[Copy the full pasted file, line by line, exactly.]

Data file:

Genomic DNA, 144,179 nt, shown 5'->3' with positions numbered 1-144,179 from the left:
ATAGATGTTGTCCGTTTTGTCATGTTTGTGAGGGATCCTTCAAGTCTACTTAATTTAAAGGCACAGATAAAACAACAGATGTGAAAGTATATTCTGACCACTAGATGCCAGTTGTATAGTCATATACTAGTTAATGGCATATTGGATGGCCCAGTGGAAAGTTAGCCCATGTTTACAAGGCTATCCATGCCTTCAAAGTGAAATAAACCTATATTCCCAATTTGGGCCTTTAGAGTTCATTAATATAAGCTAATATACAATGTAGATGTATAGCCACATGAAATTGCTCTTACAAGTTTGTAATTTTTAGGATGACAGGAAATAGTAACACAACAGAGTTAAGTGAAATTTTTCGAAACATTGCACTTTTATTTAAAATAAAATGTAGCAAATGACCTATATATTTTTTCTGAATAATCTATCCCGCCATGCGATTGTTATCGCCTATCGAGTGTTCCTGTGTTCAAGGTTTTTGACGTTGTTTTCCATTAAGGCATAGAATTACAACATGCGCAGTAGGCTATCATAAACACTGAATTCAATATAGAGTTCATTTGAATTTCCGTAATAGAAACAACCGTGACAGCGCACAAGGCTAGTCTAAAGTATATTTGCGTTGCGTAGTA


Genomic DNA, 144,179 nt, shown 5'->3' with positions numbered 1-144,179 from the left:
ATAGATGTTGTCCGTTTTGTCATGTTTGTGAGGGATCCTTCAAGTCTACTTAATTTAAAGGCACAGATAAAACAACAGATGTGAAAGTATATTCTGACCACTAGATGCCAGTTGTATAGTCATATACTAGTTAATGGCATATTGGATGGCCCAGTGGAAAGTTAGCCCATGTTTACAAGGCTATCCATGCCTTCAAAGTGAAATAAACCTATATTCCCAATTTGGGCCTTTAGAGTTCATTAATATAAGCTAATATACAATGTAGATGTATAGCCACATGAAATTGCTCTTACAAGTTTGTAATTTTTAGGATGACAGGAAATAGTAACACAACAGAGTTAAGTGAAATTTTTCGAAACATTGCACTTTTATTTAAAATAAAATGTAGCAAATGACCTATATATTTTTTCTGAATAATCTATCCCGCCATGCGATTGTTATCGCCTATCGAGTGTTCCTGTGTTCAAGGTTTTTGACGTTGTTTTCCATTAAGGCATAGAATTACAACATGCGCAGTAGGCTATCATAAACACTGAATTCAATATAGAGTTCATTTGAATTTCCGTAATAGAAACAACCGTGACAGCGCACAAGGCTAGTCTAAAGTATATTTGCGTTGCGTAGTA